Pollution and fish cause damage
In several coastal areas of the southern
and central North Sea, a decrease in the number of whelks has been observed.
The problems in these areas coincide solely with intensive human activities
that cause pollution or physical damage. In the Wadden Sea just off the
Dutch coast, whelks were common here, but are now absent. At present many
empty shells are found in this area and suggest that living specimens once
existed here. Fisherman now have to leave the coastal areas and fish the
central areas of the North Sea where ample populations still exist.
Pollution, overfishing and damage caused by fishing are the
most probable reasons for the diminishing populations. Trawling has partly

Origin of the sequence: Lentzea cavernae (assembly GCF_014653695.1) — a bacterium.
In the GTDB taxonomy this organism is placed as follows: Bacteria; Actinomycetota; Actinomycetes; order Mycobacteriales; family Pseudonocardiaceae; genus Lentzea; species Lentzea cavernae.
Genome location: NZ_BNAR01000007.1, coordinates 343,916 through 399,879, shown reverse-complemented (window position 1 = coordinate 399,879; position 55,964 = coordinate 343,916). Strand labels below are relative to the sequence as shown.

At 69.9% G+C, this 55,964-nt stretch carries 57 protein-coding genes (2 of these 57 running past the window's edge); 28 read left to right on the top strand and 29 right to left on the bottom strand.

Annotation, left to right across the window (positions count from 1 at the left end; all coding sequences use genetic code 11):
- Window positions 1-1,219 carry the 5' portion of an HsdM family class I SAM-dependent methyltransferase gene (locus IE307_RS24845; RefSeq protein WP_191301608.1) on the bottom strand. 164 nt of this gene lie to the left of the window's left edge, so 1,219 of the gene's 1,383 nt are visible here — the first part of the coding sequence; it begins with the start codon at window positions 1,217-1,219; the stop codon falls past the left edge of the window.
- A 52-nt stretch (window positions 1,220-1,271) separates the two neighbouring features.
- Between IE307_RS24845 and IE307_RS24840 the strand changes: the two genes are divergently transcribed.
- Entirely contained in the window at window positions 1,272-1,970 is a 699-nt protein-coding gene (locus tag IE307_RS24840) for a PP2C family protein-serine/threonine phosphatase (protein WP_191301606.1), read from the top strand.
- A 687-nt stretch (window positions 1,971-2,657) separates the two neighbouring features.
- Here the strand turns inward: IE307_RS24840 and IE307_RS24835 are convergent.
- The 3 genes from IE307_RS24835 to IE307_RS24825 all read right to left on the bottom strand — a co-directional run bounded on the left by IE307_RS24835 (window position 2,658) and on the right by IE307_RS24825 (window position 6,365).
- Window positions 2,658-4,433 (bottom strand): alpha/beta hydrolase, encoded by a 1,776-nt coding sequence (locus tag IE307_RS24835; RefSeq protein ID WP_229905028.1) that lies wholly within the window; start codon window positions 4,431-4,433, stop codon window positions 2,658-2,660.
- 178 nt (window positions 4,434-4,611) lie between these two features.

damaged the sea bottom and the collections of eggs and fishing equipment
injures the whelks. Fishing can even result in the whelks or their food
stocks being depleted.
Whelks are effected negatively by pollution. It has been shown
that whelks in coastal areas store PCB (Polychlorobiphenyls)
in their tissues, but the effects of which are unknown. The amount of pollutants
in the whelk are an inducation of how polluted the sea bottom is. In Scotland
this association is utilized to measure PCB content. The whelk is a suitable
aid for measuring how polluted the sea bottom is because it is common and
does not move over large areas.